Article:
In case anyone missed it, Spinnortality has a landing page! You can go there for screenshots, videos and general info about the game.
It also made it through Greenlight, so will be on Steam. Thank you so much to everyone who voted for it! 🙂
Spinnortality’s going well. I took it to Vienna’s ReVersed festival where it was well-recieved – I also got a lot of very good feedback, so thanks to everyone who played and commented! It was also previewed in PC Gamer, which I’m thrilled with: I’ve been reading PC Gamer for years but never hoped one of my games might end up there.
I haven’t posted recently (soorrryyyy!): I was either rushed off my feet or hard at work on Spinnortality. Here are some things I’ve done!
The game has music now, thanks to the very talented Anthony Kroytor of City Nights Tracks! We’ve decided to go with some eerie, drone-y synth music; different music layers fade in or out depending on what the player is doing. We’ve got a few tracks in-game and it seems to work pretty nicely! After wading through hours of not-quite-right Creative Commons music it’s such a relief to have Anthony on board: each piece he produces brings a different mood or ambience to the game, and they’re all a perfect fit for the kind of mood I want to create.
The research tree is done for now. If I realise there aren’t enough branches later on I’ll add to it, but it’s good enough for the moment.
You now receive “decision” emails. Functionally these are just messages with choices at the end: “An opportunity has arisen! Should we take it, or ignore it?” They’re a bit basic right now but I want to make them more complex and allow for more expressive, interesting decision-making down the road.
[Note: I wrote this a while ago and forgot to publish it. I still think it’s quite interesting, so here we go!]
What is a quest?
A thing to get distracted from.
We’ve all been there, whether the game du jour was a Fallout, an Elder Scroll or an Assassin’s Creed, where icons dot the map like tempting candy – or pepper it like buckshot. Replaying Knights of the Old Republic recently I received an important quest: investigate an ominous grove infested with dark energy, a focus of evil drawing things to the dark side. Surely it should have been my number one priority? But I wasn’t at all surprised that it was literally the last thing I did – after working through everything else on my to-do list.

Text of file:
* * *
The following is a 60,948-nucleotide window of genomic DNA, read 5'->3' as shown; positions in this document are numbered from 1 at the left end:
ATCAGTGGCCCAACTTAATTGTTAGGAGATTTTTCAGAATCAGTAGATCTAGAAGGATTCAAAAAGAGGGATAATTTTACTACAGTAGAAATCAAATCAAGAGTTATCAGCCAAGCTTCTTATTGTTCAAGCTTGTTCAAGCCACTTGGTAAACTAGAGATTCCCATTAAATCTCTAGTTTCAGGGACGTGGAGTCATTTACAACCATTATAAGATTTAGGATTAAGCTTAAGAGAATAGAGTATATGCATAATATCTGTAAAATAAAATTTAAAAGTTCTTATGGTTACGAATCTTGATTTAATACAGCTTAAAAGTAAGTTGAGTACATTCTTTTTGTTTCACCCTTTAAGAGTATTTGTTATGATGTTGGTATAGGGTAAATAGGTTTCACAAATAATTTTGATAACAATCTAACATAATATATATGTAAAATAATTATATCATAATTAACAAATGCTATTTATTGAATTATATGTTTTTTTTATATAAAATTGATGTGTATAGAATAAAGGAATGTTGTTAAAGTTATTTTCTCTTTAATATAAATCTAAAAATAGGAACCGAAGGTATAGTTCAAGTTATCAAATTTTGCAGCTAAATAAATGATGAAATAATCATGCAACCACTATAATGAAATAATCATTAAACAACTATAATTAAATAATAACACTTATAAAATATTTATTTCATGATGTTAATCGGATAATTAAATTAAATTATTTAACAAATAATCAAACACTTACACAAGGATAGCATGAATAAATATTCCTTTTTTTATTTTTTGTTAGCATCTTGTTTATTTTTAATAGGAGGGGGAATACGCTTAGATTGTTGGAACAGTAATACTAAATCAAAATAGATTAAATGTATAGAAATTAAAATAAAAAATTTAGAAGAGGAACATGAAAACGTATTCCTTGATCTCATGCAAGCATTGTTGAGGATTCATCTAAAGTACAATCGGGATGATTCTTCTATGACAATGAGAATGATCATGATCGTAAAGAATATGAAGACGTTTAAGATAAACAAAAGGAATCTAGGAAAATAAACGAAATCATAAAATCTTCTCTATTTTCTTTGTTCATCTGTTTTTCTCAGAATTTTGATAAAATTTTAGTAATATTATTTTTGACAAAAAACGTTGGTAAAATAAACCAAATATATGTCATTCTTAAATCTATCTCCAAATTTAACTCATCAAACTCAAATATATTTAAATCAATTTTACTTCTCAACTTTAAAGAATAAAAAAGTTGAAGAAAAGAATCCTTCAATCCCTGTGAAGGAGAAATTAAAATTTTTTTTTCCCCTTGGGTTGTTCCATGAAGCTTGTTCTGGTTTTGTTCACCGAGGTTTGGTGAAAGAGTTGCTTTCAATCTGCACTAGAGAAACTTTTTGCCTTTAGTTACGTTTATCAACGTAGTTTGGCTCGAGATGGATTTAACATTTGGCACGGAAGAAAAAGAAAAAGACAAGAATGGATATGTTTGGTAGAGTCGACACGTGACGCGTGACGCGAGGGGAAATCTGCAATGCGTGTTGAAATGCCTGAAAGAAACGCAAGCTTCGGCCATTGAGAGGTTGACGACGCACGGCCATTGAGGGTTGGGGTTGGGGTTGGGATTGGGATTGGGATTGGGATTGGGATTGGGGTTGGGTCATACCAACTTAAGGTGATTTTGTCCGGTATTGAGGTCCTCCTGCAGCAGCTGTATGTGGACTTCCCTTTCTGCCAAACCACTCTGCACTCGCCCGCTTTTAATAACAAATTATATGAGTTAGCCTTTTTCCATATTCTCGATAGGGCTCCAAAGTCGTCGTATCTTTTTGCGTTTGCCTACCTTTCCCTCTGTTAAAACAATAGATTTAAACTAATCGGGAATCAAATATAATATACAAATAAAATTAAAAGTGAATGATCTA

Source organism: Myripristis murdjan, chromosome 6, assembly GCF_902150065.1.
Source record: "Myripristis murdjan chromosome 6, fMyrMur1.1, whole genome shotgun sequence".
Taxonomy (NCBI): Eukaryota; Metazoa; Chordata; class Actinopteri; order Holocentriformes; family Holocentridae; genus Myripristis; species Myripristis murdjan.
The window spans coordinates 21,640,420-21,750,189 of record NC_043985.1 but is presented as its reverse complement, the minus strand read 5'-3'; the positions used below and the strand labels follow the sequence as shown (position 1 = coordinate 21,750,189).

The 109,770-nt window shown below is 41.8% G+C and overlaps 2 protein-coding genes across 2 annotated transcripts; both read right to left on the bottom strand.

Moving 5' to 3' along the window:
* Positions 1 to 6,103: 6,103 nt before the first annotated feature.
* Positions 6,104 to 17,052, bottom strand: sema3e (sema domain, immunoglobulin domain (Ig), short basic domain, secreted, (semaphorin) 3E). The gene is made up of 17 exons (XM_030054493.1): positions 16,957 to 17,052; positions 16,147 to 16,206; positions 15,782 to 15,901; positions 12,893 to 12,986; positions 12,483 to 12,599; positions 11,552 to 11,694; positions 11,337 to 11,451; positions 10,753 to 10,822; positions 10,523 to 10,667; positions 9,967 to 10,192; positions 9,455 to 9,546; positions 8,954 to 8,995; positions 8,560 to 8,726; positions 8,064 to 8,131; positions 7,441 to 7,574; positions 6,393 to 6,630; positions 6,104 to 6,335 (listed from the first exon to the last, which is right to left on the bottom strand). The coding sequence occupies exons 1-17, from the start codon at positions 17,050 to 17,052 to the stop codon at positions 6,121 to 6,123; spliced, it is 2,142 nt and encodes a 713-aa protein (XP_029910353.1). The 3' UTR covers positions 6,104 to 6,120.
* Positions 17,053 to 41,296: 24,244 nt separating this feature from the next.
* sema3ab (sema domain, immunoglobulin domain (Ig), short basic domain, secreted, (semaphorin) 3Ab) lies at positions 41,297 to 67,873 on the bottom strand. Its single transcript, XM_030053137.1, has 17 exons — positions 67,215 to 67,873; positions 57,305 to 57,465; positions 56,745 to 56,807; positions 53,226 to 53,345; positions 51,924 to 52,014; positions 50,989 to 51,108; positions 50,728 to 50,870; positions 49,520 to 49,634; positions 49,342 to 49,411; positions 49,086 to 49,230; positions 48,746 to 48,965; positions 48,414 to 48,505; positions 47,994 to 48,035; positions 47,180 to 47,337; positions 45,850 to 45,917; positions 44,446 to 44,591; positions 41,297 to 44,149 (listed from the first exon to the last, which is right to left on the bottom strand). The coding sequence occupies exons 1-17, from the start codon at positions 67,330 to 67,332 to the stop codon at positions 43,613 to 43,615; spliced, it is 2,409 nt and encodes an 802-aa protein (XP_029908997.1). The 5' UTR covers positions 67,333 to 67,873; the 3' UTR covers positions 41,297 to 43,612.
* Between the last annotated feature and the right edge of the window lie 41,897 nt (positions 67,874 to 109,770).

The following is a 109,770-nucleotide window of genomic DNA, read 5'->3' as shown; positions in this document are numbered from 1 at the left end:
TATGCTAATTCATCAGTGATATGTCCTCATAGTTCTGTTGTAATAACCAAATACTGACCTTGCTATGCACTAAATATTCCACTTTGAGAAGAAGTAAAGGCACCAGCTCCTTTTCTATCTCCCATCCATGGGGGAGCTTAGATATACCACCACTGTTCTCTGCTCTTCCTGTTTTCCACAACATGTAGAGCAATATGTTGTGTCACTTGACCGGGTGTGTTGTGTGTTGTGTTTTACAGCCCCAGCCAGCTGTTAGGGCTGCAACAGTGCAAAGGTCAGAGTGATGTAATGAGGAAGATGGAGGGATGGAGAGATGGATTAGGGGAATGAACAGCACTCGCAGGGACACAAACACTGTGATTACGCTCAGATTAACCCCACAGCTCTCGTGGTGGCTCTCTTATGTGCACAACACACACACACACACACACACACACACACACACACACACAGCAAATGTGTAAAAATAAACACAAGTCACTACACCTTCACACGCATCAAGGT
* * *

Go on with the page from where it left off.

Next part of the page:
First up, thank you to everyone who’s played (and especially bought) Masques and Murder! Your support is amazing! Today we passed both the 1000 downloads and 100 purchases milestones.
That won’t sound like much to the Jonathan Blows among you, but this is a huge deal for me: although I’ve been making games for a few years now, none of them have been played by this many people, and none made any money. Since the game is available to download for free I honestly didn’t think anyone would pay; the fact so many have actually parted with money for something I made still boggles my mind. It’s also really helpful right now since funds have been low: now I don’t have to worry about rent! Hooray! Thank you everyone. 🙂
But wait, there’s more! I’ve also started a new project: a podcast with friend and fellow game-enthusiast Andy Noelker.
Games are beautiful and amazing and art and all that shit. I truly believe this. I think the videogame is the artform of the 21st century, like the movie was the artform of the 20th. (Let’s just go with that grand, sweeping narrative, shall we? Yes, it’s comforting and I want that simplicity right now.)
But sometimes you don’t want The Seventh Seal or Citizen Kane. Sometimes you want to huddle up with a bowl of popcorn and watch, I don’t know, Buffy.